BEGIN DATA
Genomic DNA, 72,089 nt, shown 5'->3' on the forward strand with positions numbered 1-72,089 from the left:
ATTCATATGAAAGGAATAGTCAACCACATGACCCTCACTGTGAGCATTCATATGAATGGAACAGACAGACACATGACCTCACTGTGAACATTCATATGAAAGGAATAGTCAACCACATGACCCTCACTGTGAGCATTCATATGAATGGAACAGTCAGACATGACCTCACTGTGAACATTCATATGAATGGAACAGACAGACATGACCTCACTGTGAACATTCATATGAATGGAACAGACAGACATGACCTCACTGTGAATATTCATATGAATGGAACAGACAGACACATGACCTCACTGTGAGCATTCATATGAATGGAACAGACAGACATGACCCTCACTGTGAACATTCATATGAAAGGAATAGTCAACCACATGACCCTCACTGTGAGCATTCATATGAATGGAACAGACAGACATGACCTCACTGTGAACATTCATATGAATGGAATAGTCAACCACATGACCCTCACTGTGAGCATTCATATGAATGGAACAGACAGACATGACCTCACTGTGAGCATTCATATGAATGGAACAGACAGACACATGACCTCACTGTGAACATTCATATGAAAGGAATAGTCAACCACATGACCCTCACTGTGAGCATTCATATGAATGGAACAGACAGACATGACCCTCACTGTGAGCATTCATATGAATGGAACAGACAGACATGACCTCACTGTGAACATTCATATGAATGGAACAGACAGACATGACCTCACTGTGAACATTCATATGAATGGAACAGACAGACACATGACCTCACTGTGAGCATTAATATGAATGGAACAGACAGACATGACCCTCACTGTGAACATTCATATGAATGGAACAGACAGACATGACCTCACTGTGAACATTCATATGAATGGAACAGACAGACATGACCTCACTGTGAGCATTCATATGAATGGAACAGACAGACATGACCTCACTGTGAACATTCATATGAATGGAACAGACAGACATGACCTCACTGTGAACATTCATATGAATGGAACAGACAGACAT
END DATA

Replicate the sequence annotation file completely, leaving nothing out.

Genomic DNA, 72,089 nt, shown 5'->3' on the forward strand with positions numbered 1-72,089 from the left:
ATTCATATGAAAGGAATAGTCAACCACATGACCCTCACTGTGAGCATTCATATGAATGGAACAGACAGACACATGACCTCACTGTGAACATTCATATGAAAGGAATAGTCAACCACATGACCCTCACTGTGAGCATTCATATGAATGGAACAGTCAGACATGACCTCACTGTGAACATTCATATGAATGGAACAGACAGACATGACCTCACTGTGAACATTCATATGAATGGAACAGACAGACATGACCTCACTGTGAATATTCATATGAATGGAACAGACAGACACATGACCTCACTGTGAGCATTCATATGAATGGAACAGACAGACATGACCCTCACTGTGAACATTCATATGAAAGGAATAGTCAACCACATGACCCTCACTGTGAGCATTCATATGAATGGAACAGACAGACATGACCTCACTGTGAACATTCATATGAATGGAATAGTCAACCACATGACCCTCACTGTGAGCATTCATATGAATGGAACAGACAGACATGACCTCACTGTGAGCATTCATATGAATGGAACAGACAGACACATGACCTCACTGTGAACATTCATATGAAAGGAATAGTCAACCACATGACCCTCACTGTGAGCATTCATATGAATGGAACAGACAGACATGACCCTCACTGTGAGCATTCATATGAATGGAACAGACAGACATGACCTCACTGTGAACATTCATATGAATGGAACAGACAGACATGACCTCACTGTGAACATTCATATGAATGGAACAGACAGACACATGACCTCACTGTGAGCATTAATATGAATGGAACAGACAGACATGACCCTCACTGTGAACATTCATATGAATGGAACAGACAGACATGACCTCACTGTGAACATTCATATGAATGGAACAGACAGACATGACCTCACTGTGAGCATTCATATGAATGGAACAGACAGACATGACCTCACTGTGAACATTCATATGAATGGAACAGACAGACATGACCTCACTGTGAACATTCATATGAATGGAACAGACAGACAT